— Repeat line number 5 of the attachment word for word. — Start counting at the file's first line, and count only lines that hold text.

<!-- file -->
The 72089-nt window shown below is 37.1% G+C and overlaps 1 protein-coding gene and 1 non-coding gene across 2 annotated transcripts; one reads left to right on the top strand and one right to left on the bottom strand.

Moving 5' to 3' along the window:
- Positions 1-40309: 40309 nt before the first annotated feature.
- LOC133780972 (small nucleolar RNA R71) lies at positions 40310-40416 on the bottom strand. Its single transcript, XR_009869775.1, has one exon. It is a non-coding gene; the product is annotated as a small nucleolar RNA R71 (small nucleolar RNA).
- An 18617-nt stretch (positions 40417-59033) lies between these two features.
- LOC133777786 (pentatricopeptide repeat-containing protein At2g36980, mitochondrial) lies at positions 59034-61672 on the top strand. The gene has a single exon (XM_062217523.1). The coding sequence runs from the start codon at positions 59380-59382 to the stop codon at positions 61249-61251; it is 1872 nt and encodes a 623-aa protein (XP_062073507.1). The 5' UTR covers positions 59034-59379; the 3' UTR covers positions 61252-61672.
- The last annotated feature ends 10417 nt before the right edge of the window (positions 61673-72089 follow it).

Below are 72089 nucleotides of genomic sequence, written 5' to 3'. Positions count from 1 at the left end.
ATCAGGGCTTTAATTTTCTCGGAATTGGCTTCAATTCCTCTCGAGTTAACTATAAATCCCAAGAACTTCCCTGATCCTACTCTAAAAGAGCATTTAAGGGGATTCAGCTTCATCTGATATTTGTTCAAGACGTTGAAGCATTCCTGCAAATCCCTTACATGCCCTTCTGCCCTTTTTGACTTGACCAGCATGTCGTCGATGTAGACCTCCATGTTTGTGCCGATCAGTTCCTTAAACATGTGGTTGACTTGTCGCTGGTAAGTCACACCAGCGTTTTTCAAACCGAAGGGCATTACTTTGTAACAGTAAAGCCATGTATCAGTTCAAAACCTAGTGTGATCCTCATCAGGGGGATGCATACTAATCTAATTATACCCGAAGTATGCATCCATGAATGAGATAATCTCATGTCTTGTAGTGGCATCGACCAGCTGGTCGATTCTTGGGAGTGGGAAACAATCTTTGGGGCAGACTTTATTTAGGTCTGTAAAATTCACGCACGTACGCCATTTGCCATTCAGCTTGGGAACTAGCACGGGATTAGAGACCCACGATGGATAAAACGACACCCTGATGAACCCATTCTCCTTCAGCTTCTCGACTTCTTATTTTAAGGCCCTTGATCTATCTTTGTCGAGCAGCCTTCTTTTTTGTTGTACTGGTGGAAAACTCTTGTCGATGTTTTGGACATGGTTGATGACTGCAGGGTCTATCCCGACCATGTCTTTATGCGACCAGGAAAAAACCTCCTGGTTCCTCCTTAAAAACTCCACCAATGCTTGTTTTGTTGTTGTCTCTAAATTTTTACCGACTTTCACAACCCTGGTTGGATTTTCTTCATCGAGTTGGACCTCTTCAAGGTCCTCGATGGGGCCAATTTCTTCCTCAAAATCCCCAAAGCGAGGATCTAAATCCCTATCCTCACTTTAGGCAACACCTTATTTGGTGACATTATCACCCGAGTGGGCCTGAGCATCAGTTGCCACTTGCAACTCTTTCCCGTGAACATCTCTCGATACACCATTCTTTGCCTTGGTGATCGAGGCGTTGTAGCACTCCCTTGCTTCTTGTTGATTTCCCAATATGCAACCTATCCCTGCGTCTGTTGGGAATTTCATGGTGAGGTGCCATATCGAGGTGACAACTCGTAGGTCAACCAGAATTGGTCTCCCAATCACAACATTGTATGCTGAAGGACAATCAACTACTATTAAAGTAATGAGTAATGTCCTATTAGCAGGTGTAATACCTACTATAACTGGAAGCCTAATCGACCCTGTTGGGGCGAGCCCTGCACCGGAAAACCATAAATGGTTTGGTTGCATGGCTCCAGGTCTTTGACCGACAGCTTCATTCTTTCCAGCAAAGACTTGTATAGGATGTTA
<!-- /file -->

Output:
- An 18617-nt stretch (positions 40417-59033) lies between these two features.